AT&T is rolling out a new all-in-one TV and wireless phone bundle. CNBC's Jon Fortt, and Jon Steinberg, Daily Mail North America, provide perspective.» Read More
Are we staring another dot com boom/bust right in the face? When it comes to social networking, that very well might be the case since it appears this emperor has no clothes.
Is it the next big thing or isn't it? That was one question discussed in the halls and around the lunch tables at the Allen and Company annual retreat in Sun Valley. Yes, there was plenty of talk about the economy and a big focus on healthcare, but when it comes to the next big thing, none of the startups here offer silver bullets for digital content monetization. The hot young things here are the there social media companies. In the spotlight: Mark Zuckerberg, CEO of Facebook, Evan Williams, CEO of Twitter, Mark Pincus, CEO of Facebook application company Zynga, and Sam Altman, CEO of Loopt.com.
Indeed Microsoft has to be emboldened with the traction this software seems to be enjoying in the market place. The company is spending over $100 million on Bing advertising and it appears to be working. The latest market research comes from Hitwise, which shows Bing enjoying some headway against Google as far as Search is concerned.
Steve Wozniak's latest career move has some here in Silicon Valley scratching their heads. He's been tapped by Car West Auto Body of Danville, Calif. to hawk collision repairs.
Here at the Allen & Co. Conference in Sun Valley I sat down with WPP CEO Sir Martin Sorrell for a live on-camera interview, and we continued our conversation off camera. There's no question the ad market is suffering, this year down just over six percent globally, according to his numbers, and even more in the US. And based on Sorrell's month-to-month analysis there's no sign of a bottom just yet, though it looks like the market could turn around in the beginning of 2010.
NYSE Euronext said Wednesday its public Web site, NYSE.com, was the target of a "denial of service" cyber attack, according to authorities.
With several of the giants here sitting on billions of dollars in cash, everyone's speculating whether Twitter could be an acquisition target. CEO Evan Williams recently told me that he's not interested in selling the company at this early point in its life cycle. Still, that's not stopping the, well, twitter about the company.
Google's foray into the operating system business is grabbing lots of headlines this morning following last night's blog post that the company is set to unleash its Chrome OS into the market, a direct threat against Microsoft and Windows. And while the news might be intriguing, it's hardly news for a number of key reasons.
Caught on camera! Cisco CEO John Chambers is becoming quite the unlikely video star, teaching onlookers the proper techniques for a duck call. The video is getting widespread internet play.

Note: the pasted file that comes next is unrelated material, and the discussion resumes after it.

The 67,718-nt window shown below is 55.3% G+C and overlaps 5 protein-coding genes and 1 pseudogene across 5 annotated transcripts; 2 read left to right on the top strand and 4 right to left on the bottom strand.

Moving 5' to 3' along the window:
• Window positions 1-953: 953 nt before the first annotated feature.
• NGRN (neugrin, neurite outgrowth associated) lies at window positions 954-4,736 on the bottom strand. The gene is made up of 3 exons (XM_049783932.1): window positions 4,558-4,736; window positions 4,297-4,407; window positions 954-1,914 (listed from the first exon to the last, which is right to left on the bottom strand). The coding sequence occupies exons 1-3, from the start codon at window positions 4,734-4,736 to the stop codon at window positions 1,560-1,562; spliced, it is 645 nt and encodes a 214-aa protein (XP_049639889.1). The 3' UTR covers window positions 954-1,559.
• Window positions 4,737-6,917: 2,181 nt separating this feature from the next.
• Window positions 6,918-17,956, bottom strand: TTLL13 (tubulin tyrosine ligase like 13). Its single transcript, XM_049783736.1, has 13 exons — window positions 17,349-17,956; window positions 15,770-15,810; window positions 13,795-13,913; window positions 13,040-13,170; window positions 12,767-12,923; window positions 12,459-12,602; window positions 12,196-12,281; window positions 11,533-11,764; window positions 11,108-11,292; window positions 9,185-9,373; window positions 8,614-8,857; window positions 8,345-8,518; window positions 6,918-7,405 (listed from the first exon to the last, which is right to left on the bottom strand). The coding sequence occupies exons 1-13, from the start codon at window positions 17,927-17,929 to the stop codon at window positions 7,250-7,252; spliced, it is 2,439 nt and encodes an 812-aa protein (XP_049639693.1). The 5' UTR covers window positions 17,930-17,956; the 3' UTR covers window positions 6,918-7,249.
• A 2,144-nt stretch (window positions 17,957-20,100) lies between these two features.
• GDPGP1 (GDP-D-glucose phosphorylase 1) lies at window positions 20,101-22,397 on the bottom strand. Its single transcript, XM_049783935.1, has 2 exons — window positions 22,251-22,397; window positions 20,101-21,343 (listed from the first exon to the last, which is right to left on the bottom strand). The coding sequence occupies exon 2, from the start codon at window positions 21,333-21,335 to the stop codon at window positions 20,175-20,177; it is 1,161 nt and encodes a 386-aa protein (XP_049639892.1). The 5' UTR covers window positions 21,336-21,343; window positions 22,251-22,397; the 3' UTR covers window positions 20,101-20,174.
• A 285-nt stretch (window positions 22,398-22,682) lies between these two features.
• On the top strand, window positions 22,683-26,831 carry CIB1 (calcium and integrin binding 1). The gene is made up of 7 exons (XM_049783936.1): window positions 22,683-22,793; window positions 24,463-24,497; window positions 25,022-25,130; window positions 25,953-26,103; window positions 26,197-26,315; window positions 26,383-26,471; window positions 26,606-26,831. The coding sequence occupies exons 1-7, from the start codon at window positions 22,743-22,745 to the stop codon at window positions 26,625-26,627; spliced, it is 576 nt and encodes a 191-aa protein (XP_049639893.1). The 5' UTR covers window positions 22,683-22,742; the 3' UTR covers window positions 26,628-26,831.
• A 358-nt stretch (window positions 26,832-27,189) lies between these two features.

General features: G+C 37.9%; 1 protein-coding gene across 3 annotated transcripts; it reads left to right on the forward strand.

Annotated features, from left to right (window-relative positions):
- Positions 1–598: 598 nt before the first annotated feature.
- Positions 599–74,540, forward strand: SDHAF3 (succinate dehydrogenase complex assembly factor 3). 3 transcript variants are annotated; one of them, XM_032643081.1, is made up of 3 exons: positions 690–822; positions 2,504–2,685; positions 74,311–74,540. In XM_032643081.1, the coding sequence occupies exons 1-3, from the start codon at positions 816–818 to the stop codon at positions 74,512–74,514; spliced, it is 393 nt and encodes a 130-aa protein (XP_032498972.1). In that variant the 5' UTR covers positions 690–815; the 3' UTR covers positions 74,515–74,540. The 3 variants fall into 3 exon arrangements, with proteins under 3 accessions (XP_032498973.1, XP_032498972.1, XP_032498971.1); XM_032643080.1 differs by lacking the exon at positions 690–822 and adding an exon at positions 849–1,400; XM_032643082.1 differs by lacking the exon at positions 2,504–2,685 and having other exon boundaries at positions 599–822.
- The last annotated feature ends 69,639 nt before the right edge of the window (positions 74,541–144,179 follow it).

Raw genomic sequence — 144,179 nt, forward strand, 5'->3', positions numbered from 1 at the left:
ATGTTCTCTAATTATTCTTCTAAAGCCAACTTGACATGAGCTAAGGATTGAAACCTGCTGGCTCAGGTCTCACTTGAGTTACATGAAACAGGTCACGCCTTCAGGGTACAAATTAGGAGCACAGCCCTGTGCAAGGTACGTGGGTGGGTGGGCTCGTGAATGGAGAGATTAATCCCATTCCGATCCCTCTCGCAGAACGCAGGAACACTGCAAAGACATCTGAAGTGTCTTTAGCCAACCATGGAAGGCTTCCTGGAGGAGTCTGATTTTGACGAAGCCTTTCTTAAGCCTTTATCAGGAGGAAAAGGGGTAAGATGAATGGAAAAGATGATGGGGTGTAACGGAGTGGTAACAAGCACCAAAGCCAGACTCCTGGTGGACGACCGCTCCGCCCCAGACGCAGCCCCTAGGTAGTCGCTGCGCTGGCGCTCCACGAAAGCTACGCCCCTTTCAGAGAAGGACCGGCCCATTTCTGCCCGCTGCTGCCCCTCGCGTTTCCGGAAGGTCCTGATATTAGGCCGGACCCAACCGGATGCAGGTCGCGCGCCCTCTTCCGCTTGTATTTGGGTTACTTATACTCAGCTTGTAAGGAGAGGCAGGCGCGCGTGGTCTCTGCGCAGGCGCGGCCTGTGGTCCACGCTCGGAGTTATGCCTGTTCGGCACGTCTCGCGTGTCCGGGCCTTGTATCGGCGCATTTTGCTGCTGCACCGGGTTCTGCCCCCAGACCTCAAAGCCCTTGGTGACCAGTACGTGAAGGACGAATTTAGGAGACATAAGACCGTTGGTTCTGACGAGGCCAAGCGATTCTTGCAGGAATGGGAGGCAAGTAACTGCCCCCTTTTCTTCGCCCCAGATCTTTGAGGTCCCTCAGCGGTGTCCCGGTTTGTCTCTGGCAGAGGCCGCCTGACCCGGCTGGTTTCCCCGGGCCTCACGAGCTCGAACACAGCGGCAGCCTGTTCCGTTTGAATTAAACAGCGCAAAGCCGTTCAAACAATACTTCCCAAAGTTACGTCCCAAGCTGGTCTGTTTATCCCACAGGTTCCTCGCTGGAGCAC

The recession has claimed many culinary victims but the upshot is: You can eat like a king at pauper's prices! Lobster at lunch-meat prices, wine cheaper than water and now, completing the "Recession Special" trilogy: Chocolate!
First, lobster dropped to lunch-meat prices. Now, wine is cheaper than water! So, you know what you have to do to beat this recession, right? Have a feast!
The promise of telemedicine has been around for years, with robotic surgeries, remote monitoring of patients and big city doctors able to care for rural patients over computer networks. But not now have we seen the true promise and convenience of what telemedicine can really be.
The stigma of doing odd jobs when you're unemployed just got lifted, thanks to one filmmaker and his job-listing site OddJobNation.com. You wouldn't believe the things you can get paid for: Being celebrity arm candy, being a "fake" employee or even being a zombie!
Google will to stick to its core business and continue developing technologies to monetize search, CEO Eric Schmidt told CNBC.
Shocking news out of Britain today: Queen Elizabeth II could run out of money by 2012 unless the government steps in and gives her a raise! But with a recession going on, it might behoove the queen to set an example for her subjects and get a real job. Here are a few suggestions for how the queen can make a buck—er, pound.
Redesigning a home page is probably one of the more arduous and difficult tasks in the Internet news business.
As investors continually look for an edge, social media sites like Twitter have become a popular tool for raw information—and rumors.
With all its riches, how can anyone call Google a "small" company, one that is vulnerable to competition and whose luck could turn any day? Dana Wagner is happy to explain, says the New York Times.
In an earlier post I talked about the effect Michael Jackson's death was having on various big players on the internet. But one of the biggest players is seeing some of the biggest impact.
The web has become much more than merely a place to post feelings; it's an international global marketplace, and with social networking one of the hottest things going, we're seeing a convergence of financial and personal exchanges on an incredible level in the wake of Michael Jackson's death.